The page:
The best use of the new axles is in cases where there is very high transverse force applied to an axle, such as in compound gearing assemblies.
I’ve had many more headaches caused by VEX shaft collars (the old set screw ones) failing and shafts sliding axially than caused by needing to remove axles, so having axles that cannot fit through holes in plates is actually not a bad thing.
I applaud VEX for their ongoing consideration in making VEX easy and fun to use for everyone! This really is the best low-cost robotics design system out there.
I’m sure this is what you meant, but just to avoid any confusion:
In the typical case with a Vex axle, where both ends of the beam are able to flex slightly and a point load is applied in the middle, the stress is highest wherever the load is applied.
The peak on the second graph for each case shows the location of greatest bending stress.
Yes! Yeah by “center” I meant “where the load is applied” (words are hard…).
And thanks for the pretty pictures
I suppose now it’s time for some numbers…
Using the bending moment from the above graphs (labeled at “BM”) as M:
VEX 1/8" axle: 3.2mm square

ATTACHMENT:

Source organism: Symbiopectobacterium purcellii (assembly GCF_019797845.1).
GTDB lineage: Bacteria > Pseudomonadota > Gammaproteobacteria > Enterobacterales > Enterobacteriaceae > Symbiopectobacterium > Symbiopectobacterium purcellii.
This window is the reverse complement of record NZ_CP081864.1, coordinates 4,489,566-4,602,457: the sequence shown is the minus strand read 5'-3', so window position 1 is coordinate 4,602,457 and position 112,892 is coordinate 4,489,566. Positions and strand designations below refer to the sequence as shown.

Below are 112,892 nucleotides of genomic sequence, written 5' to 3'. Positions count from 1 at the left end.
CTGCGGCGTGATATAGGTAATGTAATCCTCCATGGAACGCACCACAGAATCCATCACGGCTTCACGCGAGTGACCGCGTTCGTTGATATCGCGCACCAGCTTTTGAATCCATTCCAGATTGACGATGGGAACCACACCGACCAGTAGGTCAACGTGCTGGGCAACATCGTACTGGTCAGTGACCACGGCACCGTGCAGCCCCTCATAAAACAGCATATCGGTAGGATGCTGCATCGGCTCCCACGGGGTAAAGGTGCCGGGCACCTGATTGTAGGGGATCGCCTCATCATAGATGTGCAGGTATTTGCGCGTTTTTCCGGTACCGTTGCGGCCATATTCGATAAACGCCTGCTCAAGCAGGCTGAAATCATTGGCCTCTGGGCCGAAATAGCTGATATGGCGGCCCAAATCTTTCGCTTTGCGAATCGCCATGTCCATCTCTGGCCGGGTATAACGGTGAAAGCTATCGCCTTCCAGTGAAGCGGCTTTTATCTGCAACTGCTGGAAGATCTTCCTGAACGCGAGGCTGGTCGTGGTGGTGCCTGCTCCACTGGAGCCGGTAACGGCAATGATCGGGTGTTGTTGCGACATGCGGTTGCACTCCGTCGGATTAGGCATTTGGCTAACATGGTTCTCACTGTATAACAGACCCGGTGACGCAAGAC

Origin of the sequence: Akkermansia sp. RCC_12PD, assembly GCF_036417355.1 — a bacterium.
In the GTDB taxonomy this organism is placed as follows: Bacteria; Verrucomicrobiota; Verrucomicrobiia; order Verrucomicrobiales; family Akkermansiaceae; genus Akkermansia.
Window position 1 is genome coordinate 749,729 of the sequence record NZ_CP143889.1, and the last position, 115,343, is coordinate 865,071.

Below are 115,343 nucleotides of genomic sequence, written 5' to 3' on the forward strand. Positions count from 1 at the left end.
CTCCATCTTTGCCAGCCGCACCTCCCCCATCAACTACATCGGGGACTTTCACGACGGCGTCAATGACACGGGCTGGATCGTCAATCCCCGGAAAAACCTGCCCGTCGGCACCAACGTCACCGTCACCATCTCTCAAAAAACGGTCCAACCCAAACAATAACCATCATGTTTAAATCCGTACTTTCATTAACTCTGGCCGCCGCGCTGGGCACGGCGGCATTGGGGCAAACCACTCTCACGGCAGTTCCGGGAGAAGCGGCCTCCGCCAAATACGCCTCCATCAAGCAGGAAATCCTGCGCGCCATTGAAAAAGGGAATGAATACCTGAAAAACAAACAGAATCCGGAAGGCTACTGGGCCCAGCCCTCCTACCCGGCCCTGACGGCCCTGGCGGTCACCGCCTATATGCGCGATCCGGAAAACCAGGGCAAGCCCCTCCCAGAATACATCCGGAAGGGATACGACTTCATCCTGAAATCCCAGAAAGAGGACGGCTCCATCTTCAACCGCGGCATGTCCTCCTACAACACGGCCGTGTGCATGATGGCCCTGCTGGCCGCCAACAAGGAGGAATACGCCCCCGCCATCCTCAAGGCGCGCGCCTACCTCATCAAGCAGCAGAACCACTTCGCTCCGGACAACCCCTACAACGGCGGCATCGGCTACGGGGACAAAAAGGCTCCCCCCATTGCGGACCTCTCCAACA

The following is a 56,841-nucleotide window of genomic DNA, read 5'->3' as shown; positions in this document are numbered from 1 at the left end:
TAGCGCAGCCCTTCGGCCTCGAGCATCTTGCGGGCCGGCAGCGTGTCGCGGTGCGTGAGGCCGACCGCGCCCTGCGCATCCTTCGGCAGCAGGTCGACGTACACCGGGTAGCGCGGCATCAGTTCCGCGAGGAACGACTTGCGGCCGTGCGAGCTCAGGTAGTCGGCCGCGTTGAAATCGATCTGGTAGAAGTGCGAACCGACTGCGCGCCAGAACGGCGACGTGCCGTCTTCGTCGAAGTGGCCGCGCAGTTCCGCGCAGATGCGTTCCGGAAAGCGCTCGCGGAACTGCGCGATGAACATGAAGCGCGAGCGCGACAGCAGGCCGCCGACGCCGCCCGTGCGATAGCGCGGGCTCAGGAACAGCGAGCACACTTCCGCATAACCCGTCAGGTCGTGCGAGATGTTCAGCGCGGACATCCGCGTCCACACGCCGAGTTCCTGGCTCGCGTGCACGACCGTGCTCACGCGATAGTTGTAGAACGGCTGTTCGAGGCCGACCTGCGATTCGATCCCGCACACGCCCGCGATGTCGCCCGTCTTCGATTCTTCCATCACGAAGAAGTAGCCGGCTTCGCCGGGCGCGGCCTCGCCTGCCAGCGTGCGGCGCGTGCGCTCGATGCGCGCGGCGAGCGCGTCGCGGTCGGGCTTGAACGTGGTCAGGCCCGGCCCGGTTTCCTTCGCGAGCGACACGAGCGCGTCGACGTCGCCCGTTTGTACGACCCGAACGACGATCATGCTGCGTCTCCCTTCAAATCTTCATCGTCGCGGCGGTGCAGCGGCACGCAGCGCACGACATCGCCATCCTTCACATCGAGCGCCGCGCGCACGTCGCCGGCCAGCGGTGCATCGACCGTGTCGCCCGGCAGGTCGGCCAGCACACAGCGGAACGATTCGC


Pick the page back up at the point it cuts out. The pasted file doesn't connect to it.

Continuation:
Second moment of area I = (3.2mm)^4 / 12 = 8.74mm^4
Distance to edge of beam y = 1.6mm
Normal stress at edge of beam σ = M * y / I = M * 0.183mm^-3
VEX 1/4" axle: 6.4mm square
Second moment of area I = (6.4mm)^4 / 12 = 140.mm^4
Distance to edge of beam y = 3.2mm
Normal stress at edge of beam σ = M * y / I = M * 0.0229mm^-3
So the old axles experience a normal stress 8x higher (cubic relationship) than the new axles under the same load.
And if you’re worried about shearing…
Using the shear force from the above graphs (labeled as “Shear Force”) as V:
VEX 1/8" axle:
Cross-sectional area A = 10.1mm^2 area
Shear stress τ = V / A = V * 0.1mm^-2
VEX 1/4" axle:
Cross-sectional area A = 40.3mm^2 area
Shear stress τ = V / A = V * 0.025mm^-2
…and if you’re still worried about shearing…
Assume 3" (76.2mm) long beam, with load w applied at center:
VEX 1/8" axle:
Maximum normal stress σ = w * 3.5mm^-2
Shear stress τ = w * 0.05mm^-2 (70x lower)
VEX 1/4" axle:
Maximum normal stress σ = w * 0.44mm^-2
Shear stress τ = w * 0.012mm^-2 (35x lower)
…don’t be. You’d need to decrease the area of the ends of your 1/4" axle 35 times (to about 1/3 the size of a 1/8" axle) for it to be the same effective “strength” as the center of the 1/4" axle (bending failure).
This may be slightly off-topic, but does anyone know if there are plans to release pillow-block bearings for the new high strength shafts?
Does anyone know if pillow-block bearings are needed for high strength shafts? My team is using high strength shafts for all moving and load bearing places but they have so far opted to not use pillow blocks. Will friction be more without pillow blocks?
You might end up cutting through the metal with your HS shafts. Overall, use bearings whenever you need to, dont cut corners.
Although I guess it’s ok if you dont
from just trying to hand spin the shaft, it feels that it is less friction without the bearing, which is one of the reasons I posted the question here.